India is the only country in the world to have a law that makes corporate social responsibility (CSR) mandatory. The debate on the effectiveness of a legislation versus it being voluntary has not ended. The opinions still continue to be out there and there are pros and cons to both. Irrespective, companies who are passionate about giving back to society, will always pursue that path. In fact, the latest India CSR outlook report says 65% of the surveyed companies spent more than the prescribed mandated amount on CSR! And 36% of the funds allocated were for programmes aimed at poverty alleviation, healthcare and WASH (water, sanitation & hygiene).
The Indian government has increased its scrutiny on the CSR amounts spent/unspent and on the activities that companies undertake. There are constant amendments to the laws and clarifications that get issued later, that, more often than not, add to the confusion instead of clarifying things! Nevertheless, the essence is that the law has become stringent and the governance of it stronger as days go by.
In such a scenario, it behooves an organisation to have a strategic outlook and plan when designing their CSR programme.
The first step therein is for the CSR team to be clued into the overall business objectives of their organisation. Strong impactful CSR programmes have the potential to play an important role when it comes to advocacy and supporting the reputation of a company. It can act as a powerful binder in the overall narrative and messaging, creating a unified voice that resonates with all the stakeholders including employees and customers.
The overarching thematic areas of work – whether it is healthcare or education or WASH or rural development; are all born out of this discussion. For instance, many pharmaceutical companies focus their CSR work in the area of healthcare. Now, within that big focus area, one can go granular and bring in multiple themes like women or child healthcare or healthcare in the aspirational districts as identified by the NITI Aayog. The identification of the thematic areas is key to the final selection of the programs that will follow.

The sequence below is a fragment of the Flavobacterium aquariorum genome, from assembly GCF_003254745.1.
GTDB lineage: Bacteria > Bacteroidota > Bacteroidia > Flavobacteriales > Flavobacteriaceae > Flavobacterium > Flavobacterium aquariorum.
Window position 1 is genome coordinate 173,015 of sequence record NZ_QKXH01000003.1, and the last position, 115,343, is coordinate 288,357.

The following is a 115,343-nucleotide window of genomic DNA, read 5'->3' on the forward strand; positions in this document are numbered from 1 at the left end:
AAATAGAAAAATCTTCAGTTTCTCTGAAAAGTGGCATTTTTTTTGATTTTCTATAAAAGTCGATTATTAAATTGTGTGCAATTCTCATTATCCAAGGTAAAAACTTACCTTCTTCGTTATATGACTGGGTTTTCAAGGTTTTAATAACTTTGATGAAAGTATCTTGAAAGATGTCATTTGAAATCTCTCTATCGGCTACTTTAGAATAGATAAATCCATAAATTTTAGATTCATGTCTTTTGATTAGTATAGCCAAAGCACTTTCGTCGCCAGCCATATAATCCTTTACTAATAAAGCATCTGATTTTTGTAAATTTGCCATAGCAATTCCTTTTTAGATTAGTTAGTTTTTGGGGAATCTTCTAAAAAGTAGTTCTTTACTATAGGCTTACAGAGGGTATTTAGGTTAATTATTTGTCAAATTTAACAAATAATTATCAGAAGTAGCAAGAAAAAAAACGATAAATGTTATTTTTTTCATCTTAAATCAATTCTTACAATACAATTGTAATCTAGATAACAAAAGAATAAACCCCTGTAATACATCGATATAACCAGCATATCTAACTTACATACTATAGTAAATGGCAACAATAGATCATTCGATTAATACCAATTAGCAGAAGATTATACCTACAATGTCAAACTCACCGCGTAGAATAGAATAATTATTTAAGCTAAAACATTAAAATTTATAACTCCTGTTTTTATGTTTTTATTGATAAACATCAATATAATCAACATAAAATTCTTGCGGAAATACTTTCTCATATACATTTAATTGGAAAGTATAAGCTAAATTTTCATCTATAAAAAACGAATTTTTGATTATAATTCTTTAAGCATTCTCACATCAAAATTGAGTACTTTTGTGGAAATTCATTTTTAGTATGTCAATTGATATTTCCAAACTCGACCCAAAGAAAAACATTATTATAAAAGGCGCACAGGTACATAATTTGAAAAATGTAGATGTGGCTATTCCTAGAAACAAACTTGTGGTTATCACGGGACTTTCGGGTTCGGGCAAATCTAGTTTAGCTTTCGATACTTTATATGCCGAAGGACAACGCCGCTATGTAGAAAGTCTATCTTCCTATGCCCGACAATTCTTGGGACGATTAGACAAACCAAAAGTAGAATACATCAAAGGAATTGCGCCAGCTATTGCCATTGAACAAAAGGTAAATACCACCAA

Smart organisations often follow a second desirable step. That is, to align the above with the overall objectives and priorities of the government. This strategically helps in developing a long-term clear vision of the CSR programs. Involving cross functional team members from government and public affairs team is always an asset here.
Employee volunteerism in CSR programmes is a very potent factor that helps attract the best talent and also ensures loyalty and retention down the line. Many companies therefore see merit in organising their CSR activities around their manufacturing locations. The CSR team needs to sit with the business representatives to fine tune geographies and areas of work.
Once the thematic areas are zeroed and locked in and the geographies identified, the real task of the core CSR team begins. Designing, implementing, executing and monitoring strategic projects end-to-end is the key domain and expertise of the CSR team. It is the CSR team who builds on this and may chose to bring in implementing partners. The India CSR outlook report mentions that nearly 50% of the surveyed companies worked through implementing partners that are typically not-for-profit organisations (NGOs). The right impact is created when there is complete alignment between the organisation – NGO – end beneficiaries. This requires a lot of detailed work that needs to function within a strong framework of governance and ethics (to be elaborated in the next post).
It does not matter what thematic area your organisation choses to focus on through its CSR activities. What matters most is the impact and outcome it hopes to create. For that, it is critical that CSR programs have a long-term horizon and yet, be flexible enough to accommodate new opportunities and challenges along the way.
The views and opinions published here belong to the author and do not necessarily reflect the views and opinions of the publisher.
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